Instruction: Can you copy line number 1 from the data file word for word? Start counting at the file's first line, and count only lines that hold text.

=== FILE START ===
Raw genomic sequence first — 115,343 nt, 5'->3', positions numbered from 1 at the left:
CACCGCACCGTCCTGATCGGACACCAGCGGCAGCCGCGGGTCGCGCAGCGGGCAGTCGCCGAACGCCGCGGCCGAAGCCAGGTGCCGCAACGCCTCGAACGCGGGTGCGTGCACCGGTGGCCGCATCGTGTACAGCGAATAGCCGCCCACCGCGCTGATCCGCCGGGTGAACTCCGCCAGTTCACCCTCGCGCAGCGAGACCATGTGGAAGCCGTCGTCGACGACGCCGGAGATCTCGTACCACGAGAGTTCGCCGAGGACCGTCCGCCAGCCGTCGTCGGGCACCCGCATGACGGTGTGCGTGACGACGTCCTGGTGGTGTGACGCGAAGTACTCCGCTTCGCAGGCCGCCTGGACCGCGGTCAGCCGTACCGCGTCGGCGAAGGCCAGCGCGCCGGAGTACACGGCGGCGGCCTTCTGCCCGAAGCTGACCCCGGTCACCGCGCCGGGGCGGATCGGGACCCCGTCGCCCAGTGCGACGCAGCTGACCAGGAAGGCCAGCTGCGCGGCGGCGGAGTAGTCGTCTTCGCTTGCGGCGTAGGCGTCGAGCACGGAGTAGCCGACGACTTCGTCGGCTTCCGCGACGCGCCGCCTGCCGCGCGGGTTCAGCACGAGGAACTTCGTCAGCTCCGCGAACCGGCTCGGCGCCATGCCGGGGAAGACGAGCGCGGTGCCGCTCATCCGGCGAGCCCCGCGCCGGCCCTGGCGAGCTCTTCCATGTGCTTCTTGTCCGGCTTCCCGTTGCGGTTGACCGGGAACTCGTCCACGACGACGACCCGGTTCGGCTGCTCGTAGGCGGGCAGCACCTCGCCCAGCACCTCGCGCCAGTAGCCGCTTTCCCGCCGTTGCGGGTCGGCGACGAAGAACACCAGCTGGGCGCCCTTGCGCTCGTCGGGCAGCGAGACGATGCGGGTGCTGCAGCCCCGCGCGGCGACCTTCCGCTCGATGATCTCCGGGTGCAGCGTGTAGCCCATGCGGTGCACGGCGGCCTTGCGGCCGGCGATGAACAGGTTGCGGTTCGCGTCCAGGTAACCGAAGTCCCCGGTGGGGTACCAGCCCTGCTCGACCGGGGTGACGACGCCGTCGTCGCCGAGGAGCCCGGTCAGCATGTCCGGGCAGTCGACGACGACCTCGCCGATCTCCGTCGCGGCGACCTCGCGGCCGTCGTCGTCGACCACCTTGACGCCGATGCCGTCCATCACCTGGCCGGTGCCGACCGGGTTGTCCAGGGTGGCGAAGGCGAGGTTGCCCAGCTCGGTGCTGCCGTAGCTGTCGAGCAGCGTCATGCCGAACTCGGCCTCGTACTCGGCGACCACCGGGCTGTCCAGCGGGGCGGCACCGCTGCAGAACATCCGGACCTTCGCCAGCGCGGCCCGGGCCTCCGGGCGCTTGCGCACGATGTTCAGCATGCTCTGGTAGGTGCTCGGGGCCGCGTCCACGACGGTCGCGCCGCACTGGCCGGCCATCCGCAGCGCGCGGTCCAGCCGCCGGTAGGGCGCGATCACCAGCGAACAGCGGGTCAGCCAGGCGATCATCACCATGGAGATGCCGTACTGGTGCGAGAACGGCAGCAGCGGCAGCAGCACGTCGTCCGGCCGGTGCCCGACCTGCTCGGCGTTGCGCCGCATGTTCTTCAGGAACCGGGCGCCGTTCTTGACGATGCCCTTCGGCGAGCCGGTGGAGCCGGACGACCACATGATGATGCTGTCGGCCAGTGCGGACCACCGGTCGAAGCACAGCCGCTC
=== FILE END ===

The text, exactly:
Raw genomic sequence first — 115,343 nt, 5'->3', positions numbered from 1 at the left: